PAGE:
Nobody ever said anything. I didn't notice any staring. After a few years, new friends etc, I felt confident enough to mention my brows (summer, sweat running, you know). The reactions were always either "Yeah, I'd noticed. I did wonder." Or "Oh, yes. I'd forgotten you don't have eyebrows." Or "You don't have eyebrows?! When did that happen?"
TBH it felt better to have it out in the open. Until then, and TBH since then, the only people who mention it are children. Typically sitting across the table from me during playdate supper:
Jelly, why don't you have eyebrows?
I was ill and they fell out.
Will they grow back?
Does it bother you?
Yes, but I'm still me, this is the face I've got, and I'm going to love myself as I am.
Also had thick, lush, dark brows. My dc, who don't remember me any different, find old photos of me weird!
That all sounds very positive.
Children are great about these things, aren't they. I can remember a friend's child aged about five saying something to me about my hair having holes in it
I've been thinking about maybe having some sort of understated eyebrow tattooing, just the smudge and suggestion of a brow, but I dunno, perhaps it better just to let it be.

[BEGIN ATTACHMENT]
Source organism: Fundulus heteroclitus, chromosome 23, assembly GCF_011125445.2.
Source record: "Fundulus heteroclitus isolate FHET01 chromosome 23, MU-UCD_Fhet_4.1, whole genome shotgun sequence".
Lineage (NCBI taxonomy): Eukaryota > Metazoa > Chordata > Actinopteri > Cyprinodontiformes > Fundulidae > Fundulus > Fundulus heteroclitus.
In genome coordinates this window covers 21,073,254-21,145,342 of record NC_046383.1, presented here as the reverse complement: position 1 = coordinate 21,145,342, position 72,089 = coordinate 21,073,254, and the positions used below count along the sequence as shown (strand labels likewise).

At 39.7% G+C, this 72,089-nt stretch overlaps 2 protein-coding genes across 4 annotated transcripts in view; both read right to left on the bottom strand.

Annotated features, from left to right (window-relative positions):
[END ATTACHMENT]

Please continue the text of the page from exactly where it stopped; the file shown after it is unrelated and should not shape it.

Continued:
My sister, also a universalis, had hers done and it worked out well.
I paint mine on, after 10 years practice I am pretty good at it and am grateful for the heavy brow trend as it means there's a huge range of products out there. 10 years ago there were about 2 eyebrow pencils in our branch of Boots. It does come up in conversation from time to time.
I am also considering tattooing, but I would want them totally natural looking, not squared off ends, arches etc which look made-up, I do wear make-up but not all the time (apart from brows).
Yes, the new eyebrow fashions, while weird, do make it easier to use make-up to create brows. More products available and more acceptance of a slightly artificial look. I too dislike the big squared-off effect. I make a faintish line of 'brow pomade' (!!) and then use a very fine eyeliner to make a few tiny faint individual hair marks.
But I'm not really a make-up person and I'd like a backgroundy faint tattoo line just so I could feel normal-ish without an effort -- and then do something extra when I was in the mood to.
I have lost about a third of my hair according to my dermatologist (I think it's more) but my body hair and eyebrows are still going strong! Is this normal? It's making me think that maybe it is reversible. (Dr says probably not). And I think it has something to do with low ferritin too (Dr says not). My Dr is very negative in general!
I know what you mean about not wanting to look freaky though - I look weird without hair (and my hair loss is mainly around the front and crown so I feel like I have some sort of weird monk vibe going on...)